Pearson, C. W. (Charles William), 1846-1905
- Existence: 1846-1905
Charles W. Pearson, who in 1902 was to enunciate a religious doctrine so heretical that one critic offered to flay him alive and nail his salted hide to a barn door, began life peacefully in 1846 in Yorkshire, England, the son of a Wesleyan minister. Until the age of fourteen Pearson seems to have spent most of his time in school pursuing classical studies. He studied at the Woodhouse School near Leeds and at Fisher's School in Yarm where he obtained a “Certificate of Merit” from the Classical and Commercial Academy. The study of Latin, Greek, German, and French made up a large part of the curriculum. In 1860 he ended his linguistic studies when he signed on a full-rigged ship as cabin boy and sailed to Calcutta, India. For four years after this excursion Pearson worked as a clerk in a wholesale cloth house in Leeds. Then at about the age of eighteen he went to sea again, this time to Argentina. Here he expanded his linguistic skills by learning Spanish and became employed again in a business firm in Buenos Aires. He remained in this work until 1866 when he took a teaching position in a Methodist mission school. During the year he spent teaching in this school he became acquainted with a local Methodist minister–Dr. William Goodfellow–who urged him to obtain a college education at Northwestern University.
Pearson's undergraduate career at Northwestern extended from 1867 to 1871, the year in which he received his A.B. From the sources available his college career emerges as a record of high achievement; he won the Senior prize for English composition, the Hurd and Lunt prizes, was elected to Phi Beta Kappa, and was excused from the last portion of his senior year to study German in Berlin in preparation for teaching that subject. From 1871 to 1880 Pearson served on the faculty of Northwestern as an Instructor in English Literature and German (the German Department was not organized until 1890). Beginning in 1875 he also served as the pastor of the Methodist church in Bangor, Michigan. This religious work apparently did not conflict with his academic duties for in 1876 he published Alma Mater, the first of his three major poetic works, and in 1880 was made full Professor of English Literature. Sometime after 1880 he became Chairman of the English Department, a position he held until 1902. His other published works appeared during this period: Methodism in 1891, and The Carpenter Prophet in 1902.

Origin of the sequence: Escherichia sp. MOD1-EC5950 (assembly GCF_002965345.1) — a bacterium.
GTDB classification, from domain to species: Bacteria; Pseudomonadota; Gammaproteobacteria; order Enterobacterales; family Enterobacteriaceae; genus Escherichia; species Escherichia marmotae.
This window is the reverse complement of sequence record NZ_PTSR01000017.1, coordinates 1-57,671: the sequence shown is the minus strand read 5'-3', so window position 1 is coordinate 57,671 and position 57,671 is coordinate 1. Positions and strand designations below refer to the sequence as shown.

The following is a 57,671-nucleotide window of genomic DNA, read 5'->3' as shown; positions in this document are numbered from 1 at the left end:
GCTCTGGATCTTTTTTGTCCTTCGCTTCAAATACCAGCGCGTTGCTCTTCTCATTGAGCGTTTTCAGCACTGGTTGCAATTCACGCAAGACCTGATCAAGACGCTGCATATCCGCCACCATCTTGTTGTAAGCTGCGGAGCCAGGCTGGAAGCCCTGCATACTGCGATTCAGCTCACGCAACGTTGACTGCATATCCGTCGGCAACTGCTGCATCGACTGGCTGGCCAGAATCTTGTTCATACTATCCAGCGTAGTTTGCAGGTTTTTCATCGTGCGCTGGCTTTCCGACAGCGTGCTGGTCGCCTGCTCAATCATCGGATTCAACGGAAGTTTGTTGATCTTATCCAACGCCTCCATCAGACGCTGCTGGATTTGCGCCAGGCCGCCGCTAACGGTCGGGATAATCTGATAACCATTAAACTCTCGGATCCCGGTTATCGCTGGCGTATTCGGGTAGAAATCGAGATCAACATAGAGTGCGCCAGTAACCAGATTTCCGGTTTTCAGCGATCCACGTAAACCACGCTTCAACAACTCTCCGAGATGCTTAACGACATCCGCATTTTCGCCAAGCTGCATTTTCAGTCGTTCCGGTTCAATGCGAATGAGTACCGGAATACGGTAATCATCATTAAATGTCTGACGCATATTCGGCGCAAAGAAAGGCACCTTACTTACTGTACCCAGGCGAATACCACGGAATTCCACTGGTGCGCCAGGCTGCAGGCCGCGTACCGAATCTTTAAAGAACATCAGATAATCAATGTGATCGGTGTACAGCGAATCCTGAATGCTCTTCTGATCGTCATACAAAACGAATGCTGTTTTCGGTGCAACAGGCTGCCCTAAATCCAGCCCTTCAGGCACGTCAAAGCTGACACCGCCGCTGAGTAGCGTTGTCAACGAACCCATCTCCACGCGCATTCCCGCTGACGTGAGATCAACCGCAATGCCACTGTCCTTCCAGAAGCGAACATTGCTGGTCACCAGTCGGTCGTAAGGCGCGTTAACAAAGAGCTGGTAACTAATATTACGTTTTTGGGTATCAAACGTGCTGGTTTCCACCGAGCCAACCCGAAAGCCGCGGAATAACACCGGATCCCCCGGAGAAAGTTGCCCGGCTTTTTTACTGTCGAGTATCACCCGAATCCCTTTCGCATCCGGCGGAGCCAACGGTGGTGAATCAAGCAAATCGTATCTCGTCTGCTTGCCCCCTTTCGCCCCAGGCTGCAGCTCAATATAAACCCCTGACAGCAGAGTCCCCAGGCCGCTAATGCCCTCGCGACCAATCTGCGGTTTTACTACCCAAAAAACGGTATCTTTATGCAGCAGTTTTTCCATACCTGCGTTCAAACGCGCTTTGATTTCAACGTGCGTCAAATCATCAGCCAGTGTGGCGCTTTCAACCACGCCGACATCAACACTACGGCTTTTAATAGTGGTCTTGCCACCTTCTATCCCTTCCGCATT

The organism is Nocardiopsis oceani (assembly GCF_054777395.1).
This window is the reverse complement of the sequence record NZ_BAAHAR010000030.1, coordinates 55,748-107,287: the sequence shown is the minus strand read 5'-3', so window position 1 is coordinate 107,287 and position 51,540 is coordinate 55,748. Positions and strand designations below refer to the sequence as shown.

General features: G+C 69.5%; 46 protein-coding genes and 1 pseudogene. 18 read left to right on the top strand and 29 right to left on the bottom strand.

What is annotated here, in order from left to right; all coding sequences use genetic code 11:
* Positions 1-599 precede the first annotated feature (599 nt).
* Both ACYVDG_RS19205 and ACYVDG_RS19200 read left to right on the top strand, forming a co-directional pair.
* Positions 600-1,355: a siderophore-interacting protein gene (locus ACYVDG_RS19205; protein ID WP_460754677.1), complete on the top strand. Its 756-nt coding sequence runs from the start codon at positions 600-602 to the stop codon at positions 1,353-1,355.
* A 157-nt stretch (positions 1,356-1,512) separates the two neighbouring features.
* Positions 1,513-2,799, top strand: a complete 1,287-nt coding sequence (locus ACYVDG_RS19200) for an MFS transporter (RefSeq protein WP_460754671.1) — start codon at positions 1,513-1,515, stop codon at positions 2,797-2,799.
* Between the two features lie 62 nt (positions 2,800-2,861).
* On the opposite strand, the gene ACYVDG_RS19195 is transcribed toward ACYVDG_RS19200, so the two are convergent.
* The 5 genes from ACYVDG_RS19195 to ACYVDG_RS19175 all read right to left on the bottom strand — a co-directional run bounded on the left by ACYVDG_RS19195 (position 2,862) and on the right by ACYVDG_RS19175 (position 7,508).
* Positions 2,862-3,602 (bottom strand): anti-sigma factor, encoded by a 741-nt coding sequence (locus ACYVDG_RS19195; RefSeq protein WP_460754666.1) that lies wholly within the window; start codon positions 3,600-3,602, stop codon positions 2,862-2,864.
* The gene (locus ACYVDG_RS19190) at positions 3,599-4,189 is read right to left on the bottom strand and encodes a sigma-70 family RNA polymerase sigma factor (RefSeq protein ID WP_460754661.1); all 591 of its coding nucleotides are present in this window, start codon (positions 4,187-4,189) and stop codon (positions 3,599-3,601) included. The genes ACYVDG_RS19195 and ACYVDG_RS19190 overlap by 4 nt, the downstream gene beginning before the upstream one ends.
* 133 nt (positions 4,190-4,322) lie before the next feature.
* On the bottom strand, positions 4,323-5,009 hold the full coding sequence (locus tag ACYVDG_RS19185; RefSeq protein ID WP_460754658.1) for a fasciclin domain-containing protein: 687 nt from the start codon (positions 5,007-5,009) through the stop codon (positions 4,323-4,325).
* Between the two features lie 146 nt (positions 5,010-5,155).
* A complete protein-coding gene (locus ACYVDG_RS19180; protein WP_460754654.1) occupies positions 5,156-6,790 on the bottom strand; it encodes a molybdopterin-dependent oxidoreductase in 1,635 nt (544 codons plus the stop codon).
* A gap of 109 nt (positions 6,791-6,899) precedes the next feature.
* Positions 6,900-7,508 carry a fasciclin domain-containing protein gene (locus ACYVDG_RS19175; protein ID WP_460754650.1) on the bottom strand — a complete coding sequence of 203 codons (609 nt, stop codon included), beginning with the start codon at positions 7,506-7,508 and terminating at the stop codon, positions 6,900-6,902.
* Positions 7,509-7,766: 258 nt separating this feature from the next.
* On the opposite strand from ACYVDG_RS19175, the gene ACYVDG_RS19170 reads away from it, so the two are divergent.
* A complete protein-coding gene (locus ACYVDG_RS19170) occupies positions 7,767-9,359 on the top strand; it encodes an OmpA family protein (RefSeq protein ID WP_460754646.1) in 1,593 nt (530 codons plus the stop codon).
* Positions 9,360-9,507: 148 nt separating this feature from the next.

Pearson's long association with Northwestern University came to a close in 1902 with the publication of his article “Open Inspiration versus a Closed Canon and Infallible Bible” in the local papers. His open attack on the literal interpretation of the Bible had been considered for some time as he believed it necessary to stimulate change in the Christian religion which he felt was in danger of losing its relevance in an increasingly industrial and technical world. Public responses to his ideas were mixed. On one hand he was condemned for heresy by many whose subsequent reaffirmation of their fundamentalist beliefs was interestingly described in a Chicago Post article entitled “Stand by the Miracles.” Northwestern University's acting-President Daniel Bonbright, for example, advised Pearson that his withdrawal would be in the best interests of the school. On the other hand, Pearson had a number of sympathizers who were not pleased to see him forced out of his job. One Mr. A. Wangeman complained to the editor of the Chicago Record Herald that after all “A University is not a theological kindergarten.”
Following his resignation from the Northwestern faculty Pearson became pastor of the Unitarian church at Quincy, Illinois. He held this position until 1905 when he died while visiting a brother in England.
Martin, Ethel Pearson, “Charles William Pearson: A Tribute by his daughter” (1938), The University Extension Magazine (October 1892).
Atwell, Charles B. (ed.), Alumni Record of the College of Liberal Arts (1903).
Foster, Clyde D., Evanston's Yesterdays (1956).
Hatfield, James Taft, The Teaching of German at Northwestern University (1939).
Who's Who in America, 1903-1905.